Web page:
The deadlift is one of the most difficult moves to execute properly. Despite its level of difficulty, the deadlift is also one of the most popular moves to do in the gym because it exercises most of the muscles in your body. Unfortunately, the deadlift is also the move that yields the worst postures and shock lifting techniques. People lift far too heavy with a curved spine making them prone to injury. To execute a deadlift properly, it should be done in the following steps to ensure you are doing it correctly and will subsequently avoid injury.

The stance
The first thing you need to get right is your stance. Begin by having your feet shoulder width apart under the bar. Make sure your feet are pointing straight ahead or even angled out to the sides ever so slightly. You can experiment a little bit to see what works and feels best for you. By finding a foot position that keeps you stable, you will be able to use heavier weights. Make sure your feet stay flat on the floor at all times.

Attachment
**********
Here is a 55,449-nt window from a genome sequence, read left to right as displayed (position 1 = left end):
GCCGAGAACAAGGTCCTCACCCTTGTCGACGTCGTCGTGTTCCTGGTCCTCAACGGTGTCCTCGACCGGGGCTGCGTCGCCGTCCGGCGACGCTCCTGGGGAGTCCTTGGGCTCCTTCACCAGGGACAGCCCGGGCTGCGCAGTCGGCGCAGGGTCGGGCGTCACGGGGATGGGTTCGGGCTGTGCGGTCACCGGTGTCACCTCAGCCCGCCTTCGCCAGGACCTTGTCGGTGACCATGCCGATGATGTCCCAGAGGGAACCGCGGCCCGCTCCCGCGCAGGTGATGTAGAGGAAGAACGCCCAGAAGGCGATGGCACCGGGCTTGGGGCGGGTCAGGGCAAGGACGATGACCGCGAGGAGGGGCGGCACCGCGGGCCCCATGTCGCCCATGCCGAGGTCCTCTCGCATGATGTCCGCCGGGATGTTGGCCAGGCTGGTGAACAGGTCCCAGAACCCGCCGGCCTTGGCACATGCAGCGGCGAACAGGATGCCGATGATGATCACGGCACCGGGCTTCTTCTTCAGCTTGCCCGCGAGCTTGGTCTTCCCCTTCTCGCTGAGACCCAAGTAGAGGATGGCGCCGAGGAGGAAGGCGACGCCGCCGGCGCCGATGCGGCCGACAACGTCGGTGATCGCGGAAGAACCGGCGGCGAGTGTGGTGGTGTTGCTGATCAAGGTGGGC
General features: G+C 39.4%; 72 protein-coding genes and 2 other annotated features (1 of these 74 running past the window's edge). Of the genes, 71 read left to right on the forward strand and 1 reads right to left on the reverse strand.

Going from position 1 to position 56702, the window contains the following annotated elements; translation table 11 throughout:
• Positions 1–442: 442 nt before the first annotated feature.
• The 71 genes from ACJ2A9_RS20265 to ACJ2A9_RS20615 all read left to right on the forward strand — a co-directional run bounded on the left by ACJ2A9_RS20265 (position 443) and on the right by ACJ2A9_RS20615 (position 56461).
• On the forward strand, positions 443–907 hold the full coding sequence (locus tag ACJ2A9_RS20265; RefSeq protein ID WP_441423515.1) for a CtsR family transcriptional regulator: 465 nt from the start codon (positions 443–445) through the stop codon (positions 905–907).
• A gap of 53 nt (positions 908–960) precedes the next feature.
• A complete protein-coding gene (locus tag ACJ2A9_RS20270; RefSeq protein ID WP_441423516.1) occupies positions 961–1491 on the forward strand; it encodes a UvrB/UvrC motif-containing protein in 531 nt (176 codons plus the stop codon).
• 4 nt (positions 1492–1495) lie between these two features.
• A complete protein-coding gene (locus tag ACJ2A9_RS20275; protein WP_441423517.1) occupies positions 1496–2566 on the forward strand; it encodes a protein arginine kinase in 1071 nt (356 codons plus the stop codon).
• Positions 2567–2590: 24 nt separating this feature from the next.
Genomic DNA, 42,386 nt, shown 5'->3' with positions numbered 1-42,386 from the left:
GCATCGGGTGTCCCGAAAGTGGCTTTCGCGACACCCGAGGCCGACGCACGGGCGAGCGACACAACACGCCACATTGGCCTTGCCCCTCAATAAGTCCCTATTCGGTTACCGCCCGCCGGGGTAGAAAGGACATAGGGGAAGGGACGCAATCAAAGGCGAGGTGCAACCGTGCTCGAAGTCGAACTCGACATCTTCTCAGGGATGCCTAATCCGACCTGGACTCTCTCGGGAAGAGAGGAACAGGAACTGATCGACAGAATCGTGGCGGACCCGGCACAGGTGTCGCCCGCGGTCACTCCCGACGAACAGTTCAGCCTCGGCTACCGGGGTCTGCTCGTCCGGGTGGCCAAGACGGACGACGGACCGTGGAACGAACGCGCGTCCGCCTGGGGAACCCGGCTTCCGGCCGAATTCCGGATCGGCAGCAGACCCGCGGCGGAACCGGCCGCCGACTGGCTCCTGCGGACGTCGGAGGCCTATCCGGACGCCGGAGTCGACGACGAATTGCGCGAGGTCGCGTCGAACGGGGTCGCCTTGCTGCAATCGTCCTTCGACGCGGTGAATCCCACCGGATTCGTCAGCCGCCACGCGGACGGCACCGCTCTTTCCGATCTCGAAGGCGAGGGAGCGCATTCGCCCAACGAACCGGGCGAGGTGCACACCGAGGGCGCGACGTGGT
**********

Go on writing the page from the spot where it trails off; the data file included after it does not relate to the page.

The grip and position
Now you are stood correctly you need to adopt an “Olympic” grip on the bar (one hand over and one hand under). You need to concentrate on sitting back as if sitting in a chair when you are deadlifting to keep your spine straight and your head up whilst leaning back into the lift – this will give you maximum power to execute the lift.

The upward movement
With the deadlift it’s crucial to execute the movement with power. You want to really engage your glutes and quads so you can explode the weight off of the floor. It will help you a little more if you think of the movement more as a push than a pull movement. Your lower body muscles should be doing the majority of the work, not your arms and traps.

The downward movement
When you are bringing the barbell down back to the floor you want to have your thighs parallel to the floor. You should have your knees directly over your feet. Make sure your knees aren’t past your toes or behind your heels. You want to keep your butt low to the ground in the downward position before taking the barbell down your thighs and safely returning it back to the floor.

Because you want to get a good grip on the bar, you can also invest in some straps to ensure your grip on the bar remains firm. Lifting straps also help you to lift the barbell meaning you could probably lift more wearing them. A weight belt to support your back and keep you straight is also a good investment if you want to regularly deadlift; it will take some pressure off your lower back. Practice makes perfect with the deadlift so make sure you start off lighter and steadily increase your weight as you improve.

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Betsy Smith

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